I see you have ~80Khz resonance - Thats not bad. Sometimes a bad cap can start to blow up mosfets. What size is your capacitor and how much capacitance does it have ?

As for the first try on the new coil, I burnt through 3 FETs and a few diodes. Most of the rest were still safe, but to be sure, I replaced all diodes and the remaining MOSFET as well.

With the second try, it is still not oscillating, but everything still looks okay (I did a quick measurement of resistance between important nodes and compared the values before and after the test). Within 5 seconds running, I checked that the source voltage dropped to approx 7.5V from 18V (before it was 15.7V), drawing approx 20A of current. I assumed that the problem lies in CLC filter, notably the capacitor banks could not hold the voltage high enough during the startup, so it fails to oscillate. I used 17 electrolytic capacitors of 1kV-1mF (though they aren't at good quality: most of them are 750µF and 900µF), creating two banks of around 7mF for the CLC filter. I'm planning to buy even more capacitors as well.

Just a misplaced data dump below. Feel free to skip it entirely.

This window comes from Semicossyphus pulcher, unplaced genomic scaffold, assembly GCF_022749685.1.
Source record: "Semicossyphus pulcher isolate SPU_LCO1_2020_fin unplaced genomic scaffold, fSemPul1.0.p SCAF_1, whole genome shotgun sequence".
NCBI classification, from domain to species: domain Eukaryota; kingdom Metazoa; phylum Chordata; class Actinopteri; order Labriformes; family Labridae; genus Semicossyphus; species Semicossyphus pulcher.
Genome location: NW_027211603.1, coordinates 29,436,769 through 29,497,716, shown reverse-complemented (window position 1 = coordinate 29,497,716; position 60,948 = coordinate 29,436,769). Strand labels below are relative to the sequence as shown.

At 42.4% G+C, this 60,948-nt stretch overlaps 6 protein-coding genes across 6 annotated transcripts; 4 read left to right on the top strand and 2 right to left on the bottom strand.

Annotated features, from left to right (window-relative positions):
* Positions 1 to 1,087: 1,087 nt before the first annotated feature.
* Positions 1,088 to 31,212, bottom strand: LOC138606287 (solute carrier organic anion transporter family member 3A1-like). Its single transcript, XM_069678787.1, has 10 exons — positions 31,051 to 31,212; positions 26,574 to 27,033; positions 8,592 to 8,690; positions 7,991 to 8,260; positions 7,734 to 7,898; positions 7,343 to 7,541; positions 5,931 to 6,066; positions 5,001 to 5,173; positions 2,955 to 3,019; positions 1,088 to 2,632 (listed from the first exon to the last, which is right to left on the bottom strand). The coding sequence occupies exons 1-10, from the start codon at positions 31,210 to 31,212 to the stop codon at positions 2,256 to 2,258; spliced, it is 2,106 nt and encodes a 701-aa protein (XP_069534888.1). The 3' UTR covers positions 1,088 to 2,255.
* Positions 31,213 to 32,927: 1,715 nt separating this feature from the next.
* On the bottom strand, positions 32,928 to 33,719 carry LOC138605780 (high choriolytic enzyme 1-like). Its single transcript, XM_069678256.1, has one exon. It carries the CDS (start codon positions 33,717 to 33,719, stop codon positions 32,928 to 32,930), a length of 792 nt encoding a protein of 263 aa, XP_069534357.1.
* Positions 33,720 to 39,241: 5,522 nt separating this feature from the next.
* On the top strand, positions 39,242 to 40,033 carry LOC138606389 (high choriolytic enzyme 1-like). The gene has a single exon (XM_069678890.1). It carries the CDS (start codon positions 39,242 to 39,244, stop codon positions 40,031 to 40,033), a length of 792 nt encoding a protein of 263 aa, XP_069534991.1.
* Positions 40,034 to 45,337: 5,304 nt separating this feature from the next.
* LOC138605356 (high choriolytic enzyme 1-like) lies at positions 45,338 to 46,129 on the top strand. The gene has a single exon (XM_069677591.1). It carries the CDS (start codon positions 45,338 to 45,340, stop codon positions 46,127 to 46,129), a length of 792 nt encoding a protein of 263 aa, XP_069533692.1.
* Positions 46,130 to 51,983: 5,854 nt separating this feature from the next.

Tank cap is 16x0.22µF MKV cap and I measured 4.33µF (I assumed one cap got disconnected from the bank, I'll resolder the joints later). Since with this tank cap I was able to make the circuit oscillates and the capacitance didn't drop so much, I think it is still working. Though, I'll need better cap if I'm aiming for 2kW heating output.
Title: Re: Royer induction heater
Post by: Dylan Burger on April 10, 2017, 04:55:16 PM

I don't have any scientific knowledge on these drivers, only knowledge from experience. I can say that if the tank cap is heating, and your getting a high frequency from such a large tank capacitor, then your driver is basically focusing on pumping power into the cap. I theorize that it has to do with impedance. You want an equal load across caps and coil, so that you get a good resonant rise and so that your caps (or coil) doesn't suck up all the power.  That's just my theory anyway, so anyone who has proper knowledge is more than welcome to completely discredit what I have said.